Tod Leiweke said one of the first things on his to-do list Wednesday is buy four Lightning season tickets.
That might seem odd considering Leiweke on Monday was named the team's chief executive officer and a minority owner, the latter a carrot dangled by principal owner Jeff Vinik to lure him from the NFL's Seahawks.
But Leiweke, coming to town for an introductory news conference, will be running the St. Pete Times Forum and the team's business operations. The best way to start, he said, is to understand what fans experience at games.
"I want to understand what it's like to be a Tampa Bay Lightning season ticket holder," Leiweke said, "because, ultimately, that's who we're going to serve."
Hiring Leiweke (pronounced LIGH-wih-kee) is considered a huge victory for Tampa Bay, which needs to rebuild a brand battered by three years without a postseason appearance and two years of mismanagement by the previous owners.
With the Seahawks since 2003, and CEO of Vulcan Sports since 2007, running owner Paul Allen's holdings, which also include the NBA's Trail Blazers and Major League Soccer's Seattle Sounders, Leiweke solidified a reputation as a fixer and builder.
The Seahawks were believed losing money when Leiweke, 50, came on board. They now have sold out 56 straight games. The Trail Blazers have sold out 120 straight, and the Sounders, in their second year, average an MLS-best attendance of 36,159.
"The leader of our sports teams," Allen, in a statement, called Leiweke.
The Wild, for which Leiweke was president from 1999-2003, was ranked No. 1 for stadium experience at the Xcel Energy Center and No. 2 for fan relations in a 2003 ESPN survey of 123 sports franchises.
Leiweke also held executive positions with the Canucks and NBA's Warriors, and was executive director of First Tee, a partnership of the PGA and LPGA tours and PGA America to help bring golf to young people. But Leiweke's first love is hockey.
"A life-long fan," he said.
A St. Louis native, Leiweke, whose older brother, Tim, is a governor for the Kings, said he hid a radio in bed as a child and listened to Blues games. He plays wing in a Seattle beer league.
Even so, Leiweke said he rebuffed Vinik's initial entreaties in April because he was so entrenched in Seattle, and Tampa Bay, without a general manager at the time, seemed at loose ends.
But Leiweke said Vinik was "politely persistent in circling back to me the way he did."
And with Steve Yzerman as GM, Leiweke said his perspective changed in the past few weeks.
Part of that was Yzerman — "He's a guy I have admired for so many years, the thought of getting a chance to work with the guy was pretty cool" — but getting a minority share of the team didn't hurt, either.
Leiweke declined to say how big a share but added Vinik "is clearly the majority owner."
Still, he said, "To think I could have a rooting interest in an ownership play in a team is a dream come true. … Was it a factor? Yes, but there were other really compelling factors about this. If that had been the only thing it wouldn't have done it for me."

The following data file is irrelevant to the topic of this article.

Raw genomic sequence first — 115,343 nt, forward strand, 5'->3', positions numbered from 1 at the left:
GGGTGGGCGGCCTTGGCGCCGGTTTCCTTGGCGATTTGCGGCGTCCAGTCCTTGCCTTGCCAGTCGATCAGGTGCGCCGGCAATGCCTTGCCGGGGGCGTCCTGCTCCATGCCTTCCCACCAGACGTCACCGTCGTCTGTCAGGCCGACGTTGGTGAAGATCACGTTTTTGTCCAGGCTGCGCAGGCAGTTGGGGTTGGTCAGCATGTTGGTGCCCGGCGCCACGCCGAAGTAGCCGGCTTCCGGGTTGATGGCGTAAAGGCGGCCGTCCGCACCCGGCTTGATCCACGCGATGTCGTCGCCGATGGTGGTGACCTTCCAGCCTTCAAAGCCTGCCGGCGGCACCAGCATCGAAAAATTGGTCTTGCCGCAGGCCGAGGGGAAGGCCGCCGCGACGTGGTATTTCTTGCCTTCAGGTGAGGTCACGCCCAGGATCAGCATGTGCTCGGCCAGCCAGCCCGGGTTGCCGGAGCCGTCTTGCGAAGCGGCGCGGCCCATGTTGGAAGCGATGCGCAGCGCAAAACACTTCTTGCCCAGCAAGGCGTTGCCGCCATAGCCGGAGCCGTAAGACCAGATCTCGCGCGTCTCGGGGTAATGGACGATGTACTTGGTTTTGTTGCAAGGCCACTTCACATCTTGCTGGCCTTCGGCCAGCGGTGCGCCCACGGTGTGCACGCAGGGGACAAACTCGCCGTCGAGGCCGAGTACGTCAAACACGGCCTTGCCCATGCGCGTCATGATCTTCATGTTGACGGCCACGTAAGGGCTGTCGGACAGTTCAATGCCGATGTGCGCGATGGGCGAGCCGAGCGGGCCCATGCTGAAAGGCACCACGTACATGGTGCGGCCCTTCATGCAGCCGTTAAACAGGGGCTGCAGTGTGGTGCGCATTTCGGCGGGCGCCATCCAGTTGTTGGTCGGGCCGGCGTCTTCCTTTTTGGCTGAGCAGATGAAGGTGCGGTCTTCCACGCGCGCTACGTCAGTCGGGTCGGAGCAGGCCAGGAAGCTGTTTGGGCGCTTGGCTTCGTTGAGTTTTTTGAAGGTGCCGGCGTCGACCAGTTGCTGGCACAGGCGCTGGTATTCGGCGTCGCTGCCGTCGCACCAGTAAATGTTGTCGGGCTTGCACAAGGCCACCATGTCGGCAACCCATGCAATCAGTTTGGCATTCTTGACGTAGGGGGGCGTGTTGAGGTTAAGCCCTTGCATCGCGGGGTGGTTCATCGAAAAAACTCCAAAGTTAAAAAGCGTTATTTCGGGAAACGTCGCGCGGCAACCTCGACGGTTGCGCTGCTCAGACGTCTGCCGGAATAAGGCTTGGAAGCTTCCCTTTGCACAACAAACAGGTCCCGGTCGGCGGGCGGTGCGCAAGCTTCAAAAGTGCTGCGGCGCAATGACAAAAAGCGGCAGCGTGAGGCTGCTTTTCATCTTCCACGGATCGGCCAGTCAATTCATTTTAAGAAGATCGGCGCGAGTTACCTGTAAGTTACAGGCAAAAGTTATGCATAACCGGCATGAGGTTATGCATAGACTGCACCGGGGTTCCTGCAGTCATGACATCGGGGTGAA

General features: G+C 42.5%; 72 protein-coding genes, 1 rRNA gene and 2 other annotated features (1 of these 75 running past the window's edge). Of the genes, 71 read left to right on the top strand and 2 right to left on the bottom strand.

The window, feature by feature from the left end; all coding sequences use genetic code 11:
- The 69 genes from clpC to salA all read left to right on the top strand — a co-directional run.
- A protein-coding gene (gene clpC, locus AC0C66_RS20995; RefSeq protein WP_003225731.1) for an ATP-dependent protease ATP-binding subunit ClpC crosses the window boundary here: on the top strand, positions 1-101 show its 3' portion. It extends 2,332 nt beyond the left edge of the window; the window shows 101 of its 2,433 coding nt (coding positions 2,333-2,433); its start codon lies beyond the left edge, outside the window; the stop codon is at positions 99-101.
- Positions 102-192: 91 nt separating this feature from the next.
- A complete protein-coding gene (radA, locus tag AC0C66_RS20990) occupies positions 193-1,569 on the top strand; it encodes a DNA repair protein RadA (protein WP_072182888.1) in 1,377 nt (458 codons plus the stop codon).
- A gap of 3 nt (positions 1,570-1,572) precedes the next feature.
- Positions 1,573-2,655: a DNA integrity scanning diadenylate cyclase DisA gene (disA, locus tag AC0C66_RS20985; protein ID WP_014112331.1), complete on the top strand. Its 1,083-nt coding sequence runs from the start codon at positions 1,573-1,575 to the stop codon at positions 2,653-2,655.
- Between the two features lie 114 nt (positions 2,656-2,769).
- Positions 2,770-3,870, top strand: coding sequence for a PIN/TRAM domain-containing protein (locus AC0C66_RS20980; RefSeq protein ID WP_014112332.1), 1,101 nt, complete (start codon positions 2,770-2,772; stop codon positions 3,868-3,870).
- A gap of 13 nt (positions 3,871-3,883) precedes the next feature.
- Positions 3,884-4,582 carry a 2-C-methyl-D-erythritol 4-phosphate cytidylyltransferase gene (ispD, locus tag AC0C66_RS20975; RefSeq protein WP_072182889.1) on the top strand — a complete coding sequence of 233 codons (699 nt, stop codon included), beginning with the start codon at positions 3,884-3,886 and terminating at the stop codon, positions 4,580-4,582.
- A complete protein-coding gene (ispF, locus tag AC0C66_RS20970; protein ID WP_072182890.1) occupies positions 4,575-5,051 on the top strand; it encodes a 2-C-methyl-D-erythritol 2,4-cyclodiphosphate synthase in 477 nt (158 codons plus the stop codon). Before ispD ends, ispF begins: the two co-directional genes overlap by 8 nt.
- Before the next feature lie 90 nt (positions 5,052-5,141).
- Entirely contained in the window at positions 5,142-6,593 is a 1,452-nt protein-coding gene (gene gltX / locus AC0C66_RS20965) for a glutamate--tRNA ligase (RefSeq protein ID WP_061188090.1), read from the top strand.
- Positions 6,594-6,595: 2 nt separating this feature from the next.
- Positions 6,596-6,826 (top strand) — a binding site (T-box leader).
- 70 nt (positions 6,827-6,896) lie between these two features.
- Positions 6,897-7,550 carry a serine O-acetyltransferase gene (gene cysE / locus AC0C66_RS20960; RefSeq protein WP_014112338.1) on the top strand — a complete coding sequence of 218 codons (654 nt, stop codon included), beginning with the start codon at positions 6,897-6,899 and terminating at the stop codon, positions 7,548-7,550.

Bottom line, Leiweke said, "There's a chance to dream about building something truly extraordinary here."
In a statement, Vinik said Leiweke has "the passion and experience to lead the franchise towards my goal of being world class on and off the ice."
Those who know Leiweke said he also has the tools.
Bill Robertson, the Wild's vice president of communications, said Leiweke is a "relationship builder" who "brings out the best in people to work as a team."
Jac Sperling, a Wild vice president and minority owner when Leiweke was with Minnesota, said Leiweke "understands the business. He knows how to create relationships."
But most important, said Sperling, now a corporate adviser who helped Vinik with the CEO search, "He knows how to create a brand and execute it."
On micro and macro levels.
"Our job is going to be to take (the Times Forum) and make it the best arena in all of the NHL," said Leiweke, who will have no input into hockey operations and report to Vinik. "Our game presentation is going to be as good as any in the NHL.
"I'm going to make sure the hot dogs are hot. We're going to make sure every aspect of being a fan is a wonderful, fulfilling experience. If I do that and Steve Yzerman does what I think he's going to do, we're going to get to the promised land."
But first, Leiweke must buy his season tickets, two in the nose bleeds, two down low, just like he did in Seattle.
"We had a brand that needed a lot of work and it was important for me to understand what it was like to be a season ticket holder, to see what kind of mailings came, what kind of e-mails came, how it felt," Leiweke said. "It was also important for me when I went around town to tell people, I'm a Seahawks season ticket holder, too. I pay for my tickets like you do. I understand the plight of what this feels like."
Union files grievance on Kovalchuk deal
TORONTO — The NHL Players' Association filed a grievance over the league's rejection of the landmark $102 million contract between Ilya Kovalchuk and the Devils.
The league rejected the 17-year deal last week, saying the longest contract in league history violated its salary cap.
The union disputed that belief in its grievance Monday. It said that under the collective bargaining agreement, the union and Kovalchuk are entitled to an expedited resolution.
The NHL acknowledged that it has received a copy of the grievance.
SIGNINGS: Canucks forward Mason Raymond (two years, $5.1 million) avoided arbitration. … The Coyotes re-signed left wing Alexandre Picard (one year). … The Predators kept defenseman Ryan Parent (two years, $1.85 million.
Damian Cristodero can be reached at firstname.lastname@example.org. Information from Times wires was used in this report.